Therefore kids often excel at things their parent's value. It takes a particular type of genius and self-confidence to recognise the patterns that exist within families, (which can be powerful for good OR evil), to choose the ones you wish to perpetuate and to disrupt those cycles you wish to end.
I don't believe that anyone is born without natural tendencies, but development of them is often dependent on what we are taught to value.
SHAWSHANK: In your family, clearly, writing was emphasised and there was a good deal of satisfcation/pride associated with it. There was also probably an emphasis on conversation/discussion and reading. Whether or not they REALLY were active conversationalists and readers is immaterial. The 'internal image' is set and is part of a cycle. This may be way off the mark but serves as an example.
In Henri Toulouse Lautrec's family there was a good deal of emphasis placed upon painting and drawing. But equally there was emphasis placed on horses, hunting and womanising. No one particularly excelled at any of them, not until circumstance intervened and Toulouse could not ride the horses, womanise or go hunting like his dad.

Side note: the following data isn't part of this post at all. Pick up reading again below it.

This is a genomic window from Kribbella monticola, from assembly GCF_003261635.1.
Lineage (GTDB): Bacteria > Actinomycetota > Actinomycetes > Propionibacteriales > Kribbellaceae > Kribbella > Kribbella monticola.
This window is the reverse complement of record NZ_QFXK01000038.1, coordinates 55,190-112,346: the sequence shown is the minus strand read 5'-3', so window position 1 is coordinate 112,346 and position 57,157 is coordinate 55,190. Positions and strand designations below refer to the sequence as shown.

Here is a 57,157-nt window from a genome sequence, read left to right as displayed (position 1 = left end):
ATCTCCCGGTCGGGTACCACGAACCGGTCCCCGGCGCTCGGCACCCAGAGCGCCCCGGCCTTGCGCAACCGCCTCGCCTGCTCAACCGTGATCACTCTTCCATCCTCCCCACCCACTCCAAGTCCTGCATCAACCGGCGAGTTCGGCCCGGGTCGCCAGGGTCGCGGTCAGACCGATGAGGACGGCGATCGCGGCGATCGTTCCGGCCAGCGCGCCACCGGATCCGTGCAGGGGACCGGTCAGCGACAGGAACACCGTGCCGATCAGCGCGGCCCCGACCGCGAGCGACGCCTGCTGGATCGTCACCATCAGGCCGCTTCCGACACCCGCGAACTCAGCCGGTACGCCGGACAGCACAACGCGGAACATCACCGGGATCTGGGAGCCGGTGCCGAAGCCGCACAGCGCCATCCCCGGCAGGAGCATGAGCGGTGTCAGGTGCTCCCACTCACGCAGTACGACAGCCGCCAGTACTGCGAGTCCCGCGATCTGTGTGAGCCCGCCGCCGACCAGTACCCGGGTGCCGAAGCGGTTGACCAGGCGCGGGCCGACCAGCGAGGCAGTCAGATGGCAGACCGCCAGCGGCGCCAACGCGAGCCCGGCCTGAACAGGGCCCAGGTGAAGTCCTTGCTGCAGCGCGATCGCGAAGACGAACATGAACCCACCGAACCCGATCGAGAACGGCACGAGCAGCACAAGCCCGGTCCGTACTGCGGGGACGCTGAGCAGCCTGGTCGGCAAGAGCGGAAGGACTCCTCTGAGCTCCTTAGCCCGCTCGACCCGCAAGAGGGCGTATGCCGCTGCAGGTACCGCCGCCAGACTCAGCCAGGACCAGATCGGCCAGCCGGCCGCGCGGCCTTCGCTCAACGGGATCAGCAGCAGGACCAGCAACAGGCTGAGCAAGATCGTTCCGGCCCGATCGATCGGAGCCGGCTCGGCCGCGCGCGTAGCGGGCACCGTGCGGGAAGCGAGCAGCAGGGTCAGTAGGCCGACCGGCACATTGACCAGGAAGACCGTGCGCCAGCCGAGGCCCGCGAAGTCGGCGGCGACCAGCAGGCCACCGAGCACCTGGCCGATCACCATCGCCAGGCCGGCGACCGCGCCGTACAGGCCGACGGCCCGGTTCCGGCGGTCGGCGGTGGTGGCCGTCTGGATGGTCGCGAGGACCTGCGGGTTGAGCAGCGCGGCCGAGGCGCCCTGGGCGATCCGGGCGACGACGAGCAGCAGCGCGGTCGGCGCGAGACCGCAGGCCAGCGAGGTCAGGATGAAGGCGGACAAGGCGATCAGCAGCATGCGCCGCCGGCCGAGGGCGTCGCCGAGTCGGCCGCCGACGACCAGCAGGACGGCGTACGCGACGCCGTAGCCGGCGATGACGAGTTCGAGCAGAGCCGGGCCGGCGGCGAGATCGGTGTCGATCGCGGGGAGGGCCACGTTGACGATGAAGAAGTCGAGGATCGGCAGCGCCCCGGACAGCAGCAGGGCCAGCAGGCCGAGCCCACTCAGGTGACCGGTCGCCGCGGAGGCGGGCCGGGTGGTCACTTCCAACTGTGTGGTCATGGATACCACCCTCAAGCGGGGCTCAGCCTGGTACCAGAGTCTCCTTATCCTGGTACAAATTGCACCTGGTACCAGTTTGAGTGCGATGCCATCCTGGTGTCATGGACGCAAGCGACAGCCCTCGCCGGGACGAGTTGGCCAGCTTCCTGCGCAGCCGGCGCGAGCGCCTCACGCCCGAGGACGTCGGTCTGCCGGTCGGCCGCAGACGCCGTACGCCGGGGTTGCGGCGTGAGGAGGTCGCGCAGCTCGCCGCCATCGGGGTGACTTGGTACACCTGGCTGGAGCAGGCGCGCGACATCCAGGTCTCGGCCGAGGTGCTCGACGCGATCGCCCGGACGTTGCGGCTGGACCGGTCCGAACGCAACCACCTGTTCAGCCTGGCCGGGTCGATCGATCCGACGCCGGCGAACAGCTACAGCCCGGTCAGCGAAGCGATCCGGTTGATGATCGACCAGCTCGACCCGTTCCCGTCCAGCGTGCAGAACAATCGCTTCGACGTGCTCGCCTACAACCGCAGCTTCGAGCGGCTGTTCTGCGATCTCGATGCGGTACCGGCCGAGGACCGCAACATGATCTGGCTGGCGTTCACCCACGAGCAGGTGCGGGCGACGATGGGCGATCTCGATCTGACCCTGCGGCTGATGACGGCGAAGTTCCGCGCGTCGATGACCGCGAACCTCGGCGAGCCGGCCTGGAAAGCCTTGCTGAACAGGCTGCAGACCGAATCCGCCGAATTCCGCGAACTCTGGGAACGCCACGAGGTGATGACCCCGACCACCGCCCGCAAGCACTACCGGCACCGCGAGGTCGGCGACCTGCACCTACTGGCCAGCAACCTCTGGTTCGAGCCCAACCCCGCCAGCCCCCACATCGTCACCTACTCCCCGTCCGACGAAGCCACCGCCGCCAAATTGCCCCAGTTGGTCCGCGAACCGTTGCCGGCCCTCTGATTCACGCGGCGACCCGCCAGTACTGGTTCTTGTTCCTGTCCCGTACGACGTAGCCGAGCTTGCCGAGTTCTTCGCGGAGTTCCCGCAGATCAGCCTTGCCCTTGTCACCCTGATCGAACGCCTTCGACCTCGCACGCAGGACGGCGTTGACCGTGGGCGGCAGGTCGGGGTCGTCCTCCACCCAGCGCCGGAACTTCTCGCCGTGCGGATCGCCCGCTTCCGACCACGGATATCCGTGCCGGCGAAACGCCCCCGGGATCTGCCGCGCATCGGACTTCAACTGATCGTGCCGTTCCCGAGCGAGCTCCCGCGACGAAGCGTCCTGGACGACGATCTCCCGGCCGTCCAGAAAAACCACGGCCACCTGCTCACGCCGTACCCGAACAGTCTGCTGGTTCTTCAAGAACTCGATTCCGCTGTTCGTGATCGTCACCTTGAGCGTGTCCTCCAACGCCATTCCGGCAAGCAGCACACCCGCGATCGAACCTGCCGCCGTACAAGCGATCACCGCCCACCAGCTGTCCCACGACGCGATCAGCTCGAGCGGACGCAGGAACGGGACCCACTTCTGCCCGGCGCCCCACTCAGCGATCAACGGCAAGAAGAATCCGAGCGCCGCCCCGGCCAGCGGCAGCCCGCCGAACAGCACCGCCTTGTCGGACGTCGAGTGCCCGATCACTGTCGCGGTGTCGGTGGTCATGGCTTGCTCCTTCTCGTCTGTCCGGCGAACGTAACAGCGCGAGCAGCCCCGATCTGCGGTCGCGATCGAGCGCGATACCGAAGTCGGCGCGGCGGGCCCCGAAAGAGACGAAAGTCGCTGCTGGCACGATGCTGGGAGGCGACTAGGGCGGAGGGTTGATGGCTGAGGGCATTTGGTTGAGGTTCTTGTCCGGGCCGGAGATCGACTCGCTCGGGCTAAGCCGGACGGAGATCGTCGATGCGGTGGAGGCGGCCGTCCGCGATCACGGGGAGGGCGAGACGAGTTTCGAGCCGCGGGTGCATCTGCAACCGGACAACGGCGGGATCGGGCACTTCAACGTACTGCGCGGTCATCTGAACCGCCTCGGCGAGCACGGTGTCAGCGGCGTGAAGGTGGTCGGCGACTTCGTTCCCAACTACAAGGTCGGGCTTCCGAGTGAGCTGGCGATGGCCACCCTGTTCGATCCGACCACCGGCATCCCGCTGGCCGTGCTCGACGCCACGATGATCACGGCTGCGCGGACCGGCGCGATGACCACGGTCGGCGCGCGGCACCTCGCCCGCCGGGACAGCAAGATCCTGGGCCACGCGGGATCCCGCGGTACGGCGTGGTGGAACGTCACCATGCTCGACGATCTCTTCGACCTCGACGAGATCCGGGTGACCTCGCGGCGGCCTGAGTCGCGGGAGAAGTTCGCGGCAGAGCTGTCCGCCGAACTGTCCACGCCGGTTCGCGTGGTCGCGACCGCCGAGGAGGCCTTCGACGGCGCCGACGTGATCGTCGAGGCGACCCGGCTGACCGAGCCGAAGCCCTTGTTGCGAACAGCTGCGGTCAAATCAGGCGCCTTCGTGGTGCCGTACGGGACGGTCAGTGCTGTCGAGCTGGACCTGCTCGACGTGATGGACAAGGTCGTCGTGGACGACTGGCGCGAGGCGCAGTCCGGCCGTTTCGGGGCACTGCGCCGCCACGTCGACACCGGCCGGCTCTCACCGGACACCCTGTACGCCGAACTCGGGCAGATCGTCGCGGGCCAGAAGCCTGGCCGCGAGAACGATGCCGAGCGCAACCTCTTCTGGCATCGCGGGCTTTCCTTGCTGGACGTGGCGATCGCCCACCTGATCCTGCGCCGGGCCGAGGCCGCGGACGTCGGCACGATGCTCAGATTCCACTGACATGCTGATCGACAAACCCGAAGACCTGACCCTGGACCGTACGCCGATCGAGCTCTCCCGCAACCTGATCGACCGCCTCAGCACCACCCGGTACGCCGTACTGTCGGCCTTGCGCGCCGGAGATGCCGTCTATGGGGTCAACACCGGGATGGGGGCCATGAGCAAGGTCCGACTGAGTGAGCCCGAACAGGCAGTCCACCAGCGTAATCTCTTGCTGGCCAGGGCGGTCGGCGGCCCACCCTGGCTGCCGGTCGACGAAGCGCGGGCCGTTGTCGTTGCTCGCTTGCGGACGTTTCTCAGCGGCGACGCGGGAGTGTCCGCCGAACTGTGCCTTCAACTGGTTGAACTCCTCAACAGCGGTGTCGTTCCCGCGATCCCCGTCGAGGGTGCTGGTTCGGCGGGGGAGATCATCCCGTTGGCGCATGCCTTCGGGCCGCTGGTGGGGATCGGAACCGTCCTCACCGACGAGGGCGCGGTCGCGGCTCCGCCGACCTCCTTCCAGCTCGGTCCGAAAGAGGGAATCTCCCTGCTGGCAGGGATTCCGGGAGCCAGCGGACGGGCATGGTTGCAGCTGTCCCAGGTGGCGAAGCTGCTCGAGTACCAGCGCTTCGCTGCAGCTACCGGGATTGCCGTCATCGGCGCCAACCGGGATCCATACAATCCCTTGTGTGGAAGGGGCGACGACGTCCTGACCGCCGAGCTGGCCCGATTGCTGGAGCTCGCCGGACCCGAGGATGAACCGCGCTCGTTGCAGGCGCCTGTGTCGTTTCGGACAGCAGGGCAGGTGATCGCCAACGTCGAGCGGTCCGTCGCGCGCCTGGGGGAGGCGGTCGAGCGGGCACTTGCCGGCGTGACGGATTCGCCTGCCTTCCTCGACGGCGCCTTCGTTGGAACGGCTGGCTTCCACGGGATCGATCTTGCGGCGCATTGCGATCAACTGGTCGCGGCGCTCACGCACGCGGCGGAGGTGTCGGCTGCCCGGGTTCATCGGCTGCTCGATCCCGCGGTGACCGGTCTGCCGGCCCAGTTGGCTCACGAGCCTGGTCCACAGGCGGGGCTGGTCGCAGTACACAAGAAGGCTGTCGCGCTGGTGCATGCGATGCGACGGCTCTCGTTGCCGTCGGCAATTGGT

Painting became his focus and therefore his talent.
Many talents lay dormant, like a leaf bud half-way down the stem, waiting for the rest of the twig to snap off and give THEM a chance to grow.
As Kathleen said, it is focus and hard work that counts.
That is all.
A person may be full of natural flair but without focus and hard work it remains in its raw, natural state; wild and unproductive. The whole artististic temperament thing, where one has an unerring belief in their own artistic ability but not the productivity to match, is a tension that results in angsty self-torture.
The fact remains, we see what we look at. When we excel at something we tend to enjoy it. Another self-affirming cycle.